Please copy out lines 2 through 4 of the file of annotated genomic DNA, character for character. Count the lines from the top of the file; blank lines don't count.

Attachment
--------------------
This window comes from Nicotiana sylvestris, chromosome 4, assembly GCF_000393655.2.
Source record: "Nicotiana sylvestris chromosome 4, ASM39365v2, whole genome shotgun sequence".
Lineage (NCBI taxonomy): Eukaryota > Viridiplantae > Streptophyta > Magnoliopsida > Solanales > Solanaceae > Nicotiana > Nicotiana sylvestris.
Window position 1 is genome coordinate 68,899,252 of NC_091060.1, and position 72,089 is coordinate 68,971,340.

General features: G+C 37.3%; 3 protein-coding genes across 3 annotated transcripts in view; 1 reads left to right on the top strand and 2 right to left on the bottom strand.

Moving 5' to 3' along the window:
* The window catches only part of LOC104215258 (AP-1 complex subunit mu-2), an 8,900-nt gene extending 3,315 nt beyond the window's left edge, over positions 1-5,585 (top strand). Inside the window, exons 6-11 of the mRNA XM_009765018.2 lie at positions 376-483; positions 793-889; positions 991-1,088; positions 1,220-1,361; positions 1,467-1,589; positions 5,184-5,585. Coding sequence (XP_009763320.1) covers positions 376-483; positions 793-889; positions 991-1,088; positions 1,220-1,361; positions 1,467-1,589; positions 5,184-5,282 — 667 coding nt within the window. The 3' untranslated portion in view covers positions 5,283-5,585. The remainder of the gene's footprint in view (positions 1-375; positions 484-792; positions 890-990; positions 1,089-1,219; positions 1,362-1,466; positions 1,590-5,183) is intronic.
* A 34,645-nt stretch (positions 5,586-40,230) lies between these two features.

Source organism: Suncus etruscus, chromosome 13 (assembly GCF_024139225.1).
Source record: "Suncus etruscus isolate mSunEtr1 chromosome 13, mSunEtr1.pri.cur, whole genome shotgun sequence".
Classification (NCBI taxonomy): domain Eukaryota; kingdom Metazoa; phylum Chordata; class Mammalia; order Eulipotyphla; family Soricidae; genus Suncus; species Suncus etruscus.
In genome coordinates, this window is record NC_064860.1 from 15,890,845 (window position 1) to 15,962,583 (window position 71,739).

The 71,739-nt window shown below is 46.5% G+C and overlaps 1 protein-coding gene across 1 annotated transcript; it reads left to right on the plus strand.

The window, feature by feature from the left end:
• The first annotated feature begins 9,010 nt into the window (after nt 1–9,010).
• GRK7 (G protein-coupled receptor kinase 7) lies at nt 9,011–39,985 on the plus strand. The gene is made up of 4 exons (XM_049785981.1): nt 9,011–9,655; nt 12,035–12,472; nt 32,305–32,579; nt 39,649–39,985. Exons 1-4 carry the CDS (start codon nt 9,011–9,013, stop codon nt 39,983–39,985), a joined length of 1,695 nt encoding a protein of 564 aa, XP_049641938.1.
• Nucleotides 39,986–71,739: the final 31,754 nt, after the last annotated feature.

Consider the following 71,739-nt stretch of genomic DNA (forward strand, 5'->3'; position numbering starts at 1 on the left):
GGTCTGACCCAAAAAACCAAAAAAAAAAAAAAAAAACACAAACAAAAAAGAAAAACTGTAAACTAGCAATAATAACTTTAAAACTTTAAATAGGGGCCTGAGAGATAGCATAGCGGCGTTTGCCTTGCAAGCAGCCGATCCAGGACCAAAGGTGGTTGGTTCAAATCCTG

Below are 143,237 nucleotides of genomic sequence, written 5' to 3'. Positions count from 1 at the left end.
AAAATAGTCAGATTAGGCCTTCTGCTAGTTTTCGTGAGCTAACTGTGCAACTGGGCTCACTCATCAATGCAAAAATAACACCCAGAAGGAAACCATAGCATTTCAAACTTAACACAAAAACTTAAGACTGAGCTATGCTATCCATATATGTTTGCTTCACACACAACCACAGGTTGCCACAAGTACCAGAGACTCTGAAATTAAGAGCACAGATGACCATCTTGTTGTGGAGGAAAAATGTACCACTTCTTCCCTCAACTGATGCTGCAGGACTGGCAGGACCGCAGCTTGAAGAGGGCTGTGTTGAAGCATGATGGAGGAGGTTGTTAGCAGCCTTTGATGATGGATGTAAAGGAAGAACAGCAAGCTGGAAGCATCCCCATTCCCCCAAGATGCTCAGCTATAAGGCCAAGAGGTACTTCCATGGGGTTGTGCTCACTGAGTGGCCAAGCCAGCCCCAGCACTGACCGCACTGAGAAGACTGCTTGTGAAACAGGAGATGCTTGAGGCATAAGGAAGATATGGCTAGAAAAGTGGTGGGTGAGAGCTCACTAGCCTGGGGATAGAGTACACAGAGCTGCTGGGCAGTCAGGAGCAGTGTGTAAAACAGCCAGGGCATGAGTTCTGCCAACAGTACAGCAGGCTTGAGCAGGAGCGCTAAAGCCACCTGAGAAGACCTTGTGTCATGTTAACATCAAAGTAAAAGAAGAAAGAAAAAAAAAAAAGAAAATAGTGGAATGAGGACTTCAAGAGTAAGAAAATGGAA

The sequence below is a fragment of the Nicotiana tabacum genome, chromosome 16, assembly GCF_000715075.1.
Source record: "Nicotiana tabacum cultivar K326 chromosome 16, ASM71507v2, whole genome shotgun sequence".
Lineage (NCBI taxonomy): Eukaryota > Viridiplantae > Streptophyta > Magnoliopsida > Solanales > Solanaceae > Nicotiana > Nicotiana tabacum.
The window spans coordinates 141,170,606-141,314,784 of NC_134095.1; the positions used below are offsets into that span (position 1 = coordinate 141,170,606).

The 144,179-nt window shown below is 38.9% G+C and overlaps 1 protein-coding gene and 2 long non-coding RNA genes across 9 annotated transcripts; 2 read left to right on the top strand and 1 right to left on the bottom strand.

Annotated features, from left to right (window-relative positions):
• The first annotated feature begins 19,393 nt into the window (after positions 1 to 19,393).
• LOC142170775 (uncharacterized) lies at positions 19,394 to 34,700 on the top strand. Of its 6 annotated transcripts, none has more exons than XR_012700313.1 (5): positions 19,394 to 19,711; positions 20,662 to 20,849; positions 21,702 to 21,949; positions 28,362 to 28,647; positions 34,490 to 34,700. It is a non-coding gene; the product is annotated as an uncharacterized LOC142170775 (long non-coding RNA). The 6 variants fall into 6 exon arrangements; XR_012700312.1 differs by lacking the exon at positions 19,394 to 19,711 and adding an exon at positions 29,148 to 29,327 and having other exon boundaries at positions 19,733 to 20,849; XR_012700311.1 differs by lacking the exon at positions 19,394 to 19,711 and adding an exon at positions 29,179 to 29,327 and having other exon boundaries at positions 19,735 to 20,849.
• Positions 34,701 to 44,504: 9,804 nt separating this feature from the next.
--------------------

Source record: "Nicotiana sylvestris chromosome 4, ASM39365v2, whole genome shotgun sequence".
Lineage (NCBI taxonomy): Eukaryota > Viridiplantae > Streptophyta > Magnoliopsida > Solanales > Solanaceae > Nicotiana > Nicotiana sylvestris.
Window position 1 is genome coordinate 68,899,252 of NC_091060.1, and position 72,089 is coordinate 68,971,340.